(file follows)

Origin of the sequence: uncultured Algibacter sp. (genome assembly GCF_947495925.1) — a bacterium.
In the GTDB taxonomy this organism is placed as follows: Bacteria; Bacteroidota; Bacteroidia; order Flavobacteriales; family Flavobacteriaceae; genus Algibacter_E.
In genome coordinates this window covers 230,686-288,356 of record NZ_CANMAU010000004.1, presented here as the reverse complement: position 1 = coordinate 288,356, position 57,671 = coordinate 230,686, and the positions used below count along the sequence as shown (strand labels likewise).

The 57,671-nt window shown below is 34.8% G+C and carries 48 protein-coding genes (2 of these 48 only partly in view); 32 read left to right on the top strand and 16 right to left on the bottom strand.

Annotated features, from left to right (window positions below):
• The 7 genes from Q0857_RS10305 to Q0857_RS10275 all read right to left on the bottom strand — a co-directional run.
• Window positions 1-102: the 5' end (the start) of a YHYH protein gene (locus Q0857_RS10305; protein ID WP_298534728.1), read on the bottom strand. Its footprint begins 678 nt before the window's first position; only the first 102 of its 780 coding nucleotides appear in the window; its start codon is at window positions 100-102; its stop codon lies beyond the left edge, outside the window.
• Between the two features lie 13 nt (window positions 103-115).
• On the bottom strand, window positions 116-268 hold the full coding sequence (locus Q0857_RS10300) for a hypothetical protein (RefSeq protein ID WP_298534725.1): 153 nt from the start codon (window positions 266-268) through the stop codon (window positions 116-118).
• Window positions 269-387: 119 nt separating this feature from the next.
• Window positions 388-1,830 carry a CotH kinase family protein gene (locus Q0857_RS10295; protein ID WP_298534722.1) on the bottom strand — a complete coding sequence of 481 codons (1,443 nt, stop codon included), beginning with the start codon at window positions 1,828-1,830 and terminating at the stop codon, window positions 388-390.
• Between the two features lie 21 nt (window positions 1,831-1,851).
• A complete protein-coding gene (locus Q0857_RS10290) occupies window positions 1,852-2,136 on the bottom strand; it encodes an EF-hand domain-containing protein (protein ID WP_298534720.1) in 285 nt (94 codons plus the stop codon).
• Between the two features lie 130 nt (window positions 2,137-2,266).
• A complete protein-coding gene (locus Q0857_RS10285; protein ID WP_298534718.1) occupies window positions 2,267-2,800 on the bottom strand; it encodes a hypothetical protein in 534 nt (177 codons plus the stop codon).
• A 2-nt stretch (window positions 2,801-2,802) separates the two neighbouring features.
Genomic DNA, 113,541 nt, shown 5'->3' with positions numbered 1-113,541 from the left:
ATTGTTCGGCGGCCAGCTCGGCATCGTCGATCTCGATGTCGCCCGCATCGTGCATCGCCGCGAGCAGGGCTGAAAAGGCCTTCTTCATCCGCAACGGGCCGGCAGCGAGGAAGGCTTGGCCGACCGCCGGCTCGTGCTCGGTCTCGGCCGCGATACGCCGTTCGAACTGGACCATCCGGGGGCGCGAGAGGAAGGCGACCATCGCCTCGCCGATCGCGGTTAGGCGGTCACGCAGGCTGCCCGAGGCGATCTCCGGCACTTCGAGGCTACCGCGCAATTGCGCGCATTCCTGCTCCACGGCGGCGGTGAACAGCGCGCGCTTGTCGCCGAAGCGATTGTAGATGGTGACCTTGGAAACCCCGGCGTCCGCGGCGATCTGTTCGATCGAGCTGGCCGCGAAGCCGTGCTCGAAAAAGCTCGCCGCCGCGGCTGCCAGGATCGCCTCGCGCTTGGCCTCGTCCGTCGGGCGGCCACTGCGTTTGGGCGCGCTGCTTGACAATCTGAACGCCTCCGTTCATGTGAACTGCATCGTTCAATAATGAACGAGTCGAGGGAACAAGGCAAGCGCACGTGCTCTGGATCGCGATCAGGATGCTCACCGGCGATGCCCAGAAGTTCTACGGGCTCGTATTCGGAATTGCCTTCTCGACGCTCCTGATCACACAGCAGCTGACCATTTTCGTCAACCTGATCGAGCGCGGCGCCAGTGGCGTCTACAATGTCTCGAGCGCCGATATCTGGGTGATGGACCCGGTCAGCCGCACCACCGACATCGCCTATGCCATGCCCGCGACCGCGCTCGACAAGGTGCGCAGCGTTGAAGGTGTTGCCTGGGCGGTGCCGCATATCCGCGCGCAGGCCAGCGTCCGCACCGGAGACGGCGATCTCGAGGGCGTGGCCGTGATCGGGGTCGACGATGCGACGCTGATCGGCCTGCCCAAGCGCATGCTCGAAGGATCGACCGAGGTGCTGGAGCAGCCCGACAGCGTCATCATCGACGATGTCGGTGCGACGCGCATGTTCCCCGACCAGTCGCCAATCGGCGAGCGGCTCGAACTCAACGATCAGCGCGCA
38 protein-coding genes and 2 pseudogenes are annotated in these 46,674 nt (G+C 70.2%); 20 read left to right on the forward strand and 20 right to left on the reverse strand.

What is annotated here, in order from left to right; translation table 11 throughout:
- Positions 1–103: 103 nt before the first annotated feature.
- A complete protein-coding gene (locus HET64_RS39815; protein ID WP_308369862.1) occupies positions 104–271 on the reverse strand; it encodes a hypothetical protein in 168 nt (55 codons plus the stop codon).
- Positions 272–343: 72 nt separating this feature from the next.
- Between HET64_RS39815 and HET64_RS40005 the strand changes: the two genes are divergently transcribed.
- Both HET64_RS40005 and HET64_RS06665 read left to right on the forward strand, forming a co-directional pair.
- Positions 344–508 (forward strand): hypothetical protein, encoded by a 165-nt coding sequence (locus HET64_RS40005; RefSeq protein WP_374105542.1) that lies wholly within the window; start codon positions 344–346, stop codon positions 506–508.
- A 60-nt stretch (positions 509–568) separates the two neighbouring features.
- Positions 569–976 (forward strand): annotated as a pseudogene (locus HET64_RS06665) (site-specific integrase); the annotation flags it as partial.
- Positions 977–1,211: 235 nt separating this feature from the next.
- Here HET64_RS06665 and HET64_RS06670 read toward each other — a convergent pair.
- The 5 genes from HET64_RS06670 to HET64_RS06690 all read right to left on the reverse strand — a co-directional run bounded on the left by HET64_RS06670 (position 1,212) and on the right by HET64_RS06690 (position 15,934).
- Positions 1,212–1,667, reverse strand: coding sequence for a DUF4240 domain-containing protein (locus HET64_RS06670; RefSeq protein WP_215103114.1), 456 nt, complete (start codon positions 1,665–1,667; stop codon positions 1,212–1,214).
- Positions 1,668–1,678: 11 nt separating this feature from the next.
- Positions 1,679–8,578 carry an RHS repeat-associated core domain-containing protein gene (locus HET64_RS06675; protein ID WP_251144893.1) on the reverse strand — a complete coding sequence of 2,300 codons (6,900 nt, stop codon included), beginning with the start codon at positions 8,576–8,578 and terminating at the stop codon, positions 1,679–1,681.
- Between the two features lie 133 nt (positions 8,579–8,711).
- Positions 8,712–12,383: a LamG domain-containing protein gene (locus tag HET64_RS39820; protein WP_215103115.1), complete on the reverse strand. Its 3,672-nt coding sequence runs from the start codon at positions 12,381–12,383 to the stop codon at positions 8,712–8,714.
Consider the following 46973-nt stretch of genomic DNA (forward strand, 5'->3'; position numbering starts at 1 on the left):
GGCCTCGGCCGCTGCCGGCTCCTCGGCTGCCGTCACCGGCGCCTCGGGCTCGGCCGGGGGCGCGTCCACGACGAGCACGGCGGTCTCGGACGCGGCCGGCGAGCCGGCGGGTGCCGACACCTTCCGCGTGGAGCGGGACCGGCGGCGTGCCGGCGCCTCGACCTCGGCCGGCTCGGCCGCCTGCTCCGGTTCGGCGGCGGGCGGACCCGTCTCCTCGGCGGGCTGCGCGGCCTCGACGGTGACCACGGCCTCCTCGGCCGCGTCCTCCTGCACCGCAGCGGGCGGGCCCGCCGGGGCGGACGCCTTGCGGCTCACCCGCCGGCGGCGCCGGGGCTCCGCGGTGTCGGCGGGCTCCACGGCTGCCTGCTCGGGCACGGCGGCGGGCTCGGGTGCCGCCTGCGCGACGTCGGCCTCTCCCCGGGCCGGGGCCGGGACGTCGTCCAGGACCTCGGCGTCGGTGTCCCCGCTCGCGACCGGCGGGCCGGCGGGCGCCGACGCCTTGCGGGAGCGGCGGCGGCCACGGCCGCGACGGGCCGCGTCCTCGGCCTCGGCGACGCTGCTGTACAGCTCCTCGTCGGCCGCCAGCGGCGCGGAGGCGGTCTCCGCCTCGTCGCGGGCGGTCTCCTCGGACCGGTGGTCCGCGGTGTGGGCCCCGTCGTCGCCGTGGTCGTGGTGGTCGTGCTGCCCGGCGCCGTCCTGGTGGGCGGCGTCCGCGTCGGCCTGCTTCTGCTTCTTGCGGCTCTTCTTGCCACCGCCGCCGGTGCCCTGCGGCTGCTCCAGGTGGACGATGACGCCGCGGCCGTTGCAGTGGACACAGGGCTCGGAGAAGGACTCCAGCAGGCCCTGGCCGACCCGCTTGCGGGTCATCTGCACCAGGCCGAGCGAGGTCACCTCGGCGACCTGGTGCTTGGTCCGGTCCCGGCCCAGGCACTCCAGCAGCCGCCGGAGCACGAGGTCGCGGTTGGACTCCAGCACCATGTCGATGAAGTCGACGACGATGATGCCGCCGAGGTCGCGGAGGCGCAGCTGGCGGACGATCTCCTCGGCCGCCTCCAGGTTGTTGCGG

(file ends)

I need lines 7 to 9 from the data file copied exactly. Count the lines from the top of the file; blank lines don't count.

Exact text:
• Window positions 1-102: the 5' end (the start) of a YHYH protein gene (locus Q0857_RS10305; protein ID WP_298534728.1), read on the bottom strand. Its footprint begins 678 nt before the window's first position; only the first 102 of its 780 coding nucleotides appear in the window; its start codon is at window positions 100-102; its stop codon lies beyond the left edge, outside the window.
• Between the two features lie 13 nt (window positions 103-115).
• On the bottom strand, window positions 116-268 hold the full coding sequence (locus Q0857_RS10300) for a hypothetical protein (RefSeq protein ID WP_298534725.1): 153 nt from the start codon (window positions 266-268) through the stop codon (window positions 116-118).